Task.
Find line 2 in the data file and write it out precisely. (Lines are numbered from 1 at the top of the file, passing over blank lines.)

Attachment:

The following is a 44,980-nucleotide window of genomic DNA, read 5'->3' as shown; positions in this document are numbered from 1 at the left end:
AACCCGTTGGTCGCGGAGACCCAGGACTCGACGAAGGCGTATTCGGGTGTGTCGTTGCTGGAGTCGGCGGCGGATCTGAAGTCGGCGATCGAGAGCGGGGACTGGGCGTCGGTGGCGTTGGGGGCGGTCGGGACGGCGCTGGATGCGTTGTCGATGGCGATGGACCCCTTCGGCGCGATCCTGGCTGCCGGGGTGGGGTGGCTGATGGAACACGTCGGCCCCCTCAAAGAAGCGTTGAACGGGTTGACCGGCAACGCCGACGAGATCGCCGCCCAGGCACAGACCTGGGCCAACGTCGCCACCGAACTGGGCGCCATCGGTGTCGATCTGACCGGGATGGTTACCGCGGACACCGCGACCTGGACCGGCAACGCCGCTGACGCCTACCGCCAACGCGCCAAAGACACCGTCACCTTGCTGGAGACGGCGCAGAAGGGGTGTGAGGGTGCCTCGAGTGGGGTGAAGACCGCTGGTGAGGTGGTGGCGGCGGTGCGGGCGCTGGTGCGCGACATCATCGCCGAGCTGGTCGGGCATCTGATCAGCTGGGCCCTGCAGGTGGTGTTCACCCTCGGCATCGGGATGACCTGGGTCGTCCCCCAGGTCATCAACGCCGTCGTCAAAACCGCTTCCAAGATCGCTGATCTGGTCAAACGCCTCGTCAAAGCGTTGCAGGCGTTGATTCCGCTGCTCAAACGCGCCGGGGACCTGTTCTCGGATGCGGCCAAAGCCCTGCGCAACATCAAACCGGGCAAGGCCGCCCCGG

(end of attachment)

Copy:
AACCCGTTGGTCGCGGAGACCCAGGACTCGACGAAGGCGTATTCGGGTGTGTCGTTGCTGGAGTCGGCGGCGGATCTGAAGTCGGCGATCGAGAGCGGGGACTGGGCGTCGGTGGCGTTGGGGGCGGTCGGGACGGCGCTGGATGCGTTGTCGATGGCGATGGACCCCTTCGGCGCGATCCTGGCTGCCGGGGTGGGGTGGCTGATGGAACACGTCGGCCCCCTCAAAGAAGCGTTGAACGGGTTGACCGGCAACGCCGACGAGATCGCCGCCCAGGCACAGACCTGGGCCAACGTCGCCACCGAACTGGGCGCCATCGGTGTCGATCTGACCGGGATGGTTACCGCGGACACCGCGACCTGGACCGGCAACGCCGCTGACGCCTACCGCCAACGCGCCAAAGACACCGTCACCTTGCTGGAGACGGCGCAGAAGGGGTGTGAGGGTGCCTCGAGTGGGGTGAAGACCGCTGGTGAGGTGGTGGCGGCGGTGCGGGCGCTGGTGCGCGACATCATCGCCGAGCTGGTCGGGCATCTGATCAGCTGGGCCCTGCAGGTGGTGTTCACCCTCGGCATCGGGATGACCTGGGTCGTCCCCCAGGTCATCAACGCCGTCGTCAAAACCGCTTCCAAGATCGCTGATCTGGTCAAACGCCTCGTCAAAGCGTTGCAGGCGTTGATTCCGCTGCTCAAACGCGCCGGGGACCTGTTCTCGGATGCGGCCAAAGCCCTGCGCAACATCAAACCGGGCAAGGCCGCCCCGG